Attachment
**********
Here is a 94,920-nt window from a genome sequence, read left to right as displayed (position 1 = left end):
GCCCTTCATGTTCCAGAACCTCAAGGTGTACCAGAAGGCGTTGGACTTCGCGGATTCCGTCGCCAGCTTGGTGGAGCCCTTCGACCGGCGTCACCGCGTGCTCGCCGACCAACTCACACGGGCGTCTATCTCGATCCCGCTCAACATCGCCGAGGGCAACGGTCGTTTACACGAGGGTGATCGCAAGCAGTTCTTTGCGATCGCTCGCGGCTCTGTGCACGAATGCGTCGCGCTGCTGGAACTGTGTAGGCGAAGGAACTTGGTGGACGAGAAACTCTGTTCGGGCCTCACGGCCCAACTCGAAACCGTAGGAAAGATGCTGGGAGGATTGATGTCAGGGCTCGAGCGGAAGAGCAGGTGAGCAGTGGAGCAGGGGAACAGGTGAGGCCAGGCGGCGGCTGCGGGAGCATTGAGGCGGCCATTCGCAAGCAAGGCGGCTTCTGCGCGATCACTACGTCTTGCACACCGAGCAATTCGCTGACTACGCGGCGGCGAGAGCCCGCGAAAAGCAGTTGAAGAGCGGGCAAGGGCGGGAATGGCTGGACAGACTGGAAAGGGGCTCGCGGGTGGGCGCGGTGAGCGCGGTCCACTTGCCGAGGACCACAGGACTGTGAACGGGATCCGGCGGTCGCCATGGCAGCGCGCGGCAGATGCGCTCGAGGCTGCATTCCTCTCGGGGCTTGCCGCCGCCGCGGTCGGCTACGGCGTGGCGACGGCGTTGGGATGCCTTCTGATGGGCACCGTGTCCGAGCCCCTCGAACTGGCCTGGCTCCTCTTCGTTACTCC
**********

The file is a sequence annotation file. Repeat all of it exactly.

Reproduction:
Here is a 94,920-nt window from a genome sequence, read left to right as displayed (position 1 = left end):
GCCCTTCATGTTCCAGAACCTCAAGGTGTACCAGAAGGCGTTGGACTTCGCGGATTCCGTCGCCAGCTTGGTGGAGCCCTTCGACCGGCGTCACCGCGTGCTCGCCGACCAACTCACACGGGCGTCTATCTCGATCCCGCTCAACATCGCCGAGGGCAACGGTCGTTTACACGAGGGTGATCGCAAGCAGTTCTTTGCGATCGCTCGCGGCTCTGTGCACGAATGCGTCGCGCTGCTGGAACTGTGTAGGCGAAGGAACTTGGTGGACGAGAAACTCTGTTCGGGCCTCACGGCCCAACTCGAAACCGTAGGAAAGATGCTGGGAGGATTGATGTCAGGGCTCGAGCGGAAGAGCAGGTGAGCAGTGGAGCAGGGGAACAGGTGAGGCCAGGCGGCGGCTGCGGGAGCATTGAGGCGGCCATTCGCAAGCAAGGCGGCTTCTGCGCGATCACTACGTCTTGCACACCGAGCAATTCGCTGACTACGCGGCGGCGAGAGCCCGCGAAAAGCAGTTGAAGAGCGGGCAAGGGCGGGAATGGCTGGACAGACTGGAAAGGGGCTCGCGGGTGGGCGCGGTGAGCGCGGTCCACTTGCCGAGGACCACAGGACTGTGAACGGGATCCGGCGGTCGCCATGGCAGCGCGCGGCAGATGCGCTCGAGGCTGCATTCCTCTCGGGGCTTGCCGCCGCCGCGGTCGGCTACGGCGTGGCGACGGCGTTGGGATGCCTTCTGATGGGCACCGTGTCCGAGCCCCTCGAACTGGCCTGGCTCCTCTTCGTTACTCC